The Authority has recognized that its unit determination can intersect lines of supervisory authority within the employer agency. Just as all the employees in a bargaining unit must be represented by a single, exclusive representative for the purpose of collective bargaining, several otherwise distinct components of an agency must bargain as one if the bargaining unit includes employees from their respective domains. The Authority considers this effect upon the distribution of authority within the employing agency as one of several factors in determining whether an “[appropriate unit] determination will ensure a clear and identifiable community of interest among the employees,” U.S. Dep't of Justice, 17 F.L.R.A. 58, 62 (1985) (“the locus and scope of personnel and labor relations authority and functions” is one of the “[p]rimary ․ factors” considered “in determining whether there [is] a community of interest”), itself one of three statutory criteria for the appropriateness of a bargaining unit, 5 U.S.C. § 7112(a) (“The Authority ․ shall determine any unit to be an appropriate unit only if the determination will ensure  a clear and identifiable community of interest among the employees in the unit and  will promote effective dealings with, and  efficiency of the operations of the agency involved”).
The Authority considers the effect of a proposed unit upon both day-to-day personnel management within the employing agency, see U .S. Dep't of the Treasury, Internal Revenue Serv., 56 F.L.R.A. 486, *8 (2000) (considering “existing personnel and labor relations policies and practices and chains of authority” established by agency practice), and formal lines of authority within that agency as created by statute, see U.S. Dep't of Defense, Nat'l Guard Bureau, 55 F.L.R.A. 657, 661 (1999) (holding nationwide bargaining unit not appropriate in part because, “[u]nder [law governing National Guard], general authority over employment is vested in state officials”). The latter consideration is meant to ensure the Statute is not applied in such a way as to conflict with a congressional delegation of authority to a particular post or position within an agency. Id.
B. The Act
The Act divides responsibility over private-sector labor relations between the National Labor Relations Board and the General Counsel of the Board. The General Counsel has “final authority, on behalf of the Board, in respect of the [investigation and prosecution of unfair labor practice complaints],” 29 U.S.C. § 153(d), whereas the Board adjudicates those complaints. This bifurcated structure reflects the intent of the Congress “to differentiate between the General Counsel's and the Board's ‘final authority’ along a prosecutorial versus adjudicative line.” NLRB v. United Food & Commercial Workers Union, Local 23, 484 U.S. 112, 124 (1987).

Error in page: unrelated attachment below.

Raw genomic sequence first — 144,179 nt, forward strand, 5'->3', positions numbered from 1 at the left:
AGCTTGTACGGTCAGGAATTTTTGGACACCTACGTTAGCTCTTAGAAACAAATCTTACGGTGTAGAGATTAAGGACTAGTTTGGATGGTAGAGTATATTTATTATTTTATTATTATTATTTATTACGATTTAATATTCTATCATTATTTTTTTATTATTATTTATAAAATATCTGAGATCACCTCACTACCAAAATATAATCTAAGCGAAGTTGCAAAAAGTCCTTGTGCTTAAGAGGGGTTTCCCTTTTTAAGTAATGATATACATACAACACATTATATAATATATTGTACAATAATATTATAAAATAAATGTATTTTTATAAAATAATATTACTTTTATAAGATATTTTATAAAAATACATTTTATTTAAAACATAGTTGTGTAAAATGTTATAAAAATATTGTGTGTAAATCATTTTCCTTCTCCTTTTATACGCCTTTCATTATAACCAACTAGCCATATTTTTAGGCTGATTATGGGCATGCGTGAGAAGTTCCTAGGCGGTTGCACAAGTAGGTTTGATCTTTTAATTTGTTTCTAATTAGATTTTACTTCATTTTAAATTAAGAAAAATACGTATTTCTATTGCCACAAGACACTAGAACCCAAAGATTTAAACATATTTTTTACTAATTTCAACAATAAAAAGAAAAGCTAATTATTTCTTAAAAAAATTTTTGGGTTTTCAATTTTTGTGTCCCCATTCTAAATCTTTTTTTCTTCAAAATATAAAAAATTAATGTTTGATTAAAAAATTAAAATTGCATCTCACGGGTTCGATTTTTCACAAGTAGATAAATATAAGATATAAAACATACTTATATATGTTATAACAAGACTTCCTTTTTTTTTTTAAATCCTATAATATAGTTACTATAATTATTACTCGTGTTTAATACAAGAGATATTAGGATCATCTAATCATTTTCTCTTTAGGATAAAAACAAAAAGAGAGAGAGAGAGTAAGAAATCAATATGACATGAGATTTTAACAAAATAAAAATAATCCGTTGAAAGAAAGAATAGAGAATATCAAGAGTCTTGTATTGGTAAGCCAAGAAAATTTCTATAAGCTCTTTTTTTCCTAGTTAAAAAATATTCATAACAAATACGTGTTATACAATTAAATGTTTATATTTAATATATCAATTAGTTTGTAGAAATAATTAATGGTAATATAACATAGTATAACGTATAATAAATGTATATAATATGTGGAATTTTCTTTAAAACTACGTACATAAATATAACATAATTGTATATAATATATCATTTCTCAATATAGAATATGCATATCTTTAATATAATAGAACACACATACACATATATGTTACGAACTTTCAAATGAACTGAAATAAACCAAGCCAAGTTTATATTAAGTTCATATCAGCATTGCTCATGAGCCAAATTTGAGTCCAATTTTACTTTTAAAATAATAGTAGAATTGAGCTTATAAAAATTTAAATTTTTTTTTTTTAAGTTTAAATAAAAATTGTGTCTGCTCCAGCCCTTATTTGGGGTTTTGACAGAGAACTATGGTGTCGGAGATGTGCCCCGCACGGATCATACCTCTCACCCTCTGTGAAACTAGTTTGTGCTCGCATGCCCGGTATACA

In addition to mandating a separation of functions between the Board and the General Counsel, the Act specifically mandates a separation of authority over agency employees. Under the Act, the General Counsel
shall exercise general supervision over all attorneys employed by the Board (other than administrative law judges and legal assistants to Board members) and over the officers and employees in the regional offices.
29 U.S.C. § 153(d).
C. Labor Relations at the Board
The employees of the Board have engaged in collective bargaining since before the enactment of the Statute and been subdivided for that purpose into six bargaining units separating employees based at headquarters from employees in the regional offices, professional employees from non-professional employees, and Board-side employees from GC-side employees. In 2005 the Union, which was already the exclusive bargaining representative of each separate unit, petitioned the Authority to consolidate four of the six units into one bargaining unit. As reflected in the following table, the consolidated unit would include all employees of the Board except professional employees based at headquarters.